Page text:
Tuesday, April 08, 2008

MobileDiscovery GetsFailing Grade For Case Western's Mobile Bar Code Trial


In parts of Asia and Europe, marketers have been using bar code technology to help sell things to people on their cellphones. There have been a few small-scale tests, but judging from the experience of one under way at Case Western Reserve University in Cleveland, the technique is nowhere near ready for widespread use.

Considering this was the first major trial for Physical World Connection, the marketing guys at MobileDiscovery dropped the ball big time. (Jonathan Bulkeley, CEO of ScanBuy, informed me that they had nothing to do with the marketing of this campaign)

In my opinion, advertisers are failing to grasp how big Physical World Connection (bar codes and mobile phones) is and how to implement it. Mobile bar codes can link a brand directly with a consumer immediately.

This Case Western campaign is lacking any creativity and focuses on the benefits for advertisers and carriers, not the consumers. A big mistake.


From the N.Y. Times Bar Code Sales Tool Failing

A company called Mobile Discovery, based in Reston, Va., is conducting the test at Case in conjunction with the university’s engineering school, whose students are helping to manage it. Students and other people affiliated with the university can download software to their cellphones and then can get campus bus arrival times, order magazine subscriptions, enter a sweepstakes sponsored by QVC and get text alerts from USA Today, among other applications. (they couldn't find a more hip publication than USA Today to participate? how many college kids read USA Today?)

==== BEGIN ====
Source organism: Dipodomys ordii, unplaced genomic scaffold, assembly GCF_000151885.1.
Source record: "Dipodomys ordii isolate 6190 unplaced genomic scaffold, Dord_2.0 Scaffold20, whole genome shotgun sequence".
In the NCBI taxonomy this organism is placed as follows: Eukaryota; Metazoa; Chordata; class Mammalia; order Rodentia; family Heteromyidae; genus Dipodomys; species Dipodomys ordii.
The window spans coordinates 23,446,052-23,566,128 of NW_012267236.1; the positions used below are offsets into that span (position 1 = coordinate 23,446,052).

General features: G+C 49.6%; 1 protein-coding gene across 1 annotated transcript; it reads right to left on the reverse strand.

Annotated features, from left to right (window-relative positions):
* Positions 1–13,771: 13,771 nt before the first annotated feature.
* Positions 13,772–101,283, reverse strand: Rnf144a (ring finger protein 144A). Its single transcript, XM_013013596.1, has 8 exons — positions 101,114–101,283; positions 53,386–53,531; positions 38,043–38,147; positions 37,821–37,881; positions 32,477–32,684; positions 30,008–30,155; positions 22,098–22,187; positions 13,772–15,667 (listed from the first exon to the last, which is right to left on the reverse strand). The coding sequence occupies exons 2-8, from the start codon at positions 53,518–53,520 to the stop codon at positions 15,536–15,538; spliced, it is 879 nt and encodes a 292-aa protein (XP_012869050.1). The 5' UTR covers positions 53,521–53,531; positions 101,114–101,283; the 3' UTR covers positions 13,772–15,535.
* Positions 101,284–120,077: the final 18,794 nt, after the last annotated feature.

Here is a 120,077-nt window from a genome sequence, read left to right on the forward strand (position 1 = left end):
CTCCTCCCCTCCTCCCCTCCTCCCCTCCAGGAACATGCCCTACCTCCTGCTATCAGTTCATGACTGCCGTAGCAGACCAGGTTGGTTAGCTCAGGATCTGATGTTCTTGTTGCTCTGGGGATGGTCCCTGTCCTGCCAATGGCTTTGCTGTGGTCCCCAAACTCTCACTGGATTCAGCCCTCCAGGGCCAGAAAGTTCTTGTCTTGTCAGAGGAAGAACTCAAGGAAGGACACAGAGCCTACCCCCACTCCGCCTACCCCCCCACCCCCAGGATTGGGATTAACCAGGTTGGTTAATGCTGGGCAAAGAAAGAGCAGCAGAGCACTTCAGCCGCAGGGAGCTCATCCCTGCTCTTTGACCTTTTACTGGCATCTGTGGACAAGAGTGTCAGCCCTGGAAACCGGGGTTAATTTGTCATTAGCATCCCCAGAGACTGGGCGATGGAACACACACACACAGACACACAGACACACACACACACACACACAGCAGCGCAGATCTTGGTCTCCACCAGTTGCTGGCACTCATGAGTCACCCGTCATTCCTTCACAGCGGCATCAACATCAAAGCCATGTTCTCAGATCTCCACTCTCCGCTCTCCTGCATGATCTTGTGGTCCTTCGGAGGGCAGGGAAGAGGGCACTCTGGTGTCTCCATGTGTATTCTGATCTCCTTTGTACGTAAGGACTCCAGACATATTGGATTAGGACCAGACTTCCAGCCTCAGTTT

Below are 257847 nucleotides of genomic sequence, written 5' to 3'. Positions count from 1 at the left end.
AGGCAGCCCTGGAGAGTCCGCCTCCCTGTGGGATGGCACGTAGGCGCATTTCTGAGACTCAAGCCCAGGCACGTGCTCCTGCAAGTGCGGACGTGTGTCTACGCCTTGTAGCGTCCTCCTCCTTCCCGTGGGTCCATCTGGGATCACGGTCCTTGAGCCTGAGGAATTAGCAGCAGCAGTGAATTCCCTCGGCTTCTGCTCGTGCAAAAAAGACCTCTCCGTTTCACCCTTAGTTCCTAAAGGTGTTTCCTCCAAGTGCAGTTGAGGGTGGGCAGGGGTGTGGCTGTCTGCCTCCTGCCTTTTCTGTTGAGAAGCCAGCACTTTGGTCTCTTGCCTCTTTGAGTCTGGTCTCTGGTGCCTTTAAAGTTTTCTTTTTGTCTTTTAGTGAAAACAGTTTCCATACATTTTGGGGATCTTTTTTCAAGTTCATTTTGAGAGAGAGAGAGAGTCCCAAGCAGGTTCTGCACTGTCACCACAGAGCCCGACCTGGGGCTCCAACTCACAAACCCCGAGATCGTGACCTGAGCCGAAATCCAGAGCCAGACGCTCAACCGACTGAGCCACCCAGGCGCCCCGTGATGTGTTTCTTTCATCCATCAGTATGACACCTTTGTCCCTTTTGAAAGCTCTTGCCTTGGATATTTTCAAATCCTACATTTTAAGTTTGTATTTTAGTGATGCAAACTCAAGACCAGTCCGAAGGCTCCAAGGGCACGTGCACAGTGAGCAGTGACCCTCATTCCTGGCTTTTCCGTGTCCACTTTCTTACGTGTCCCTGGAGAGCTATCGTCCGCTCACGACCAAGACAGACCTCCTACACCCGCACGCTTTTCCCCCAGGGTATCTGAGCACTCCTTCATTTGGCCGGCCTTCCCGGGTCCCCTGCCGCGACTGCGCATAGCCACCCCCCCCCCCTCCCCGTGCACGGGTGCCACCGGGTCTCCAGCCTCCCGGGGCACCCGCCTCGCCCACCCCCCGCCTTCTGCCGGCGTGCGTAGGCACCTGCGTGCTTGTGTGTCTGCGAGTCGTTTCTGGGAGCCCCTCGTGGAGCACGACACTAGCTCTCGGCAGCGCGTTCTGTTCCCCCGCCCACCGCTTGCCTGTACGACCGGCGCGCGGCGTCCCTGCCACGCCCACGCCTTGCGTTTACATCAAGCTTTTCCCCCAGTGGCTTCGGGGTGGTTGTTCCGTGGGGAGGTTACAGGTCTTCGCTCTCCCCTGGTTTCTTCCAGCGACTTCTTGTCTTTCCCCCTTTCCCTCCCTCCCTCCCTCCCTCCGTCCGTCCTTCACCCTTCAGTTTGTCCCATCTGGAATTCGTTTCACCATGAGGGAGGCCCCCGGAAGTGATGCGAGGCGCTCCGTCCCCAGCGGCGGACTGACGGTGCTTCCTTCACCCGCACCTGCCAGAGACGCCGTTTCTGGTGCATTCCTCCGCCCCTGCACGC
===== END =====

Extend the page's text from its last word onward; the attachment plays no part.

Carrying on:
They are also called free sweepstakes for a reason.

Interest in the pilot project, which started Feb. 1 and will run at least through May 15, has been tepid, according to students on campus, in part because of the cellphone fees associated with it. (It costs 2 cents or more to check when the next shuttle bus arrives, for instance.)

It's ridiculous to make consumers pay for this type of advertising.

Five phone carriers, including Sprint and AT&T, were cooperating in the trial — but not contributing money for it.

If you want to see mass adoption of this technology, carriers need to turn off the meter for a bit and see who and how consumers scan mobile bar codes. Think of this as an R/D expense for the next generation advertising model. The revenues will come but first you need to let early adopters (the targeted demographic) decide HOW and WHAT they want to use it for.